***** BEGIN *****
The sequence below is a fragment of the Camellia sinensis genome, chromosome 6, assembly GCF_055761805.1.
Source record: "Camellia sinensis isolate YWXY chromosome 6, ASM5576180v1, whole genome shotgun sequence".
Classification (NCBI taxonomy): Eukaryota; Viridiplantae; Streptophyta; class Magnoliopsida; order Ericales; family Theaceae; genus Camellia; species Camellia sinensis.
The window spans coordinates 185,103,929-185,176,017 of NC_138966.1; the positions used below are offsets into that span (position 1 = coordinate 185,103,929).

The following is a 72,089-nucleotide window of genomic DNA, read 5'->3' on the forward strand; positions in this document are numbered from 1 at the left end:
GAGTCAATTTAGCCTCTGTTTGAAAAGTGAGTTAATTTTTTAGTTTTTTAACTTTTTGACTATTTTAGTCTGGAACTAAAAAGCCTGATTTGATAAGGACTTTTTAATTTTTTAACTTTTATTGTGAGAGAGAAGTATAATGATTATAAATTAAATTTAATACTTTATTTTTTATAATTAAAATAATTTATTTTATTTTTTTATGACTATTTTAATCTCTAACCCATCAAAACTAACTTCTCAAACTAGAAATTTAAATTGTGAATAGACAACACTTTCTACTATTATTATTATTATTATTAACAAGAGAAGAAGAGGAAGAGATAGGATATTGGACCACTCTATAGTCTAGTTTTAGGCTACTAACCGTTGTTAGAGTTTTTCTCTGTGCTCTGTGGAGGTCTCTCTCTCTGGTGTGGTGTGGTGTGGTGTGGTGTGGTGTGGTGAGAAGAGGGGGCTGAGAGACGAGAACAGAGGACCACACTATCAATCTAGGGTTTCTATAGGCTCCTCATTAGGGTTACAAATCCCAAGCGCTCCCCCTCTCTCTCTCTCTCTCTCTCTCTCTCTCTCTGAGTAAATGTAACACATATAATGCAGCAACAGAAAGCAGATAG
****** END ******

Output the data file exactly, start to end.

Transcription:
The sequence below is a fragment of the Camellia sinensis genome, chromosome 6, assembly GCF_055761805.1.
Source record: "Camellia sinensis isolate YWXY chromosome 6, ASM5576180v1, whole genome shotgun sequence".
Classification (NCBI taxonomy): Eukaryota; Viridiplantae; Streptophyta; class Magnoliopsida; order Ericales; family Theaceae; genus Camellia; species Camellia sinensis.
The window spans coordinates 185,103,929-185,176,017 of NC_138966.1; the positions used below are offsets into that span (position 1 = coordinate 185,103,929).

The following is a 72,089-nucleotide window of genomic DNA, read 5'->3' on the forward strand; positions in this document are numbered from 1 at the left end:
GAGTCAATTTAGCCTCTGTTTGAAAAGTGAGTTAATTTTTTAGTTTTTTAACTTTTTGACTATTTTAGTCTGGAACTAAAAAGCCTGATTTGATAAGGACTTTTTAATTTTTTAACTTTTATTGTGAGAGAGAAGTATAATGATTATAAATTAAATTTAATACTTTATTTTTTATAATTAAAATAATTTATTTTATTTTTTTATGACTATTTTAATCTCTAACCCATCAAAACTAACTTCTCAAACTAGAAATTTAAATTGTGAATAGACAACACTTTCTACTATTATTATTATTATTATTAACAAGAGAAGAAGAGGAAGAGATAGGATATTGGACCACTCTATAGTCTAGTTTTAGGCTACTAACCGTTGTTAGAGTTTTTCTCTGTGCTCTGTGGAGGTCTCTCTCTCTGGTGTGGTGTGGTGTGGTGTGGTGTGGTGTGGTGAGAAGAGGGGGCTGAGAGACGAGAACAGAGGACCACACTATCAATCTAGGGTTTCTATAGGCTCCTCATTAGGGTTACAAATCCCAAGCGCTCCCCCTCTCTCTCTCTCTCTCTCTCTCTCTCTCTCTGAGTAAATGTAACACATATAATGCAGCAACAGAAAGCAGATAG